I have been bad about releasing and sharing source myself. This has been a hindrance as I find myself creating similar code in different internal projects instead of taking a step back and generalizing the code.  If I did, not only could the code be shared among my projects, it could be shared with the community.

There is also a barrier in our lawyers. I have not put in the energy needed to get the attention of the office that makes decisions on whether or not to release code as open source.  That office also does not make it easy or comfortable to ask questions.  I suspect from what I've heard that one really needs to call or try to visit in person, something I tend to sub-consciously avoid in my typical approaches to communication.

On a community level, it feels like Code4Lib is starting to see tension about releasing small projects and lots of code that manifests in a variety of ways. 

  • There is the perception that there are projects have been abandoned or just don't have the level of  support and community necessary to sustain development.
  • Large scale of adoption of code/projects by people who don't have the technical skills to contribute patches and need help to use the project.
  • Competition among projects that share goals and need to compete with each other for community.  I think choices are good, but choices introduce tension and too many choices can lead to people choosing nothing.  I don't think the library software world has hit that point, but I can see a future not to far away where this is more of a problem. 

There have been a couple of articles over the years on these topics in the code4lib journal that describe it in more detail than the general approach I've taken here that worth reading.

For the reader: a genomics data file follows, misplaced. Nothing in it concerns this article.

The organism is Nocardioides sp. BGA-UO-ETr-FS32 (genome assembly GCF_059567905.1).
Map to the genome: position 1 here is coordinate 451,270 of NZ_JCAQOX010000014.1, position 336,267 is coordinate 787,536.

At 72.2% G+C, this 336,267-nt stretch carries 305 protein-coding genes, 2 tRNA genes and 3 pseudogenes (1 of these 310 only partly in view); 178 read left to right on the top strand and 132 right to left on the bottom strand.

First, an argument on why to just put stuff out there and why so often we seem to fail to by Dale Askey: COLUMN: We Love Open Source Software. No, You Can’t Have Our Code 

On the other hand, see Terry Reese's excellent article in the latest issue presenting an argument why one should be prepared to support the code published: Purposeful Development: Being Ready When Your Project Moves From ‘Hobby’ to Mission Critical

Finally, Michael Doran gave an excellent talk a few years back that really stuck in my head with the very issue I've been reluctant to put more effort into: lawyers and code: The Intellectual Property Disclosure: Open Source in Academia. (Powerpoint slides)

In re-reading the original post, I realized I glossed over the ethical part, which is a shame.  There are some fascinating issues concerning the ethical dimension of sharing code that was based and inspired off of other code. Of course, on one level are the legal issues involved with copyright and derivative works depending on exactly what "based on" entails. 

However, I'm more interested in the learning and sharing aspect of code development. It is extremely useful for me to read code developed by others.  Like critical reading of prose, you can learn a lot by not just trying to figure out what the code does, but thinking about how the code you are reading communicates to the reader.  Does it flow?  Does it jump around?  Are abstractions employed that makes it easier to conceptualize?  It's a fascinating topic and really deserves longer treatment with another post. 

My thanks go out to Peter Murray (aka @DataG) who shared a link to my email.  Also thanks to Becky Yoose (aka @yo_bj) for retweeting. In doing so they made me realize perhaps it would be worth revising and posting the email as a blog post.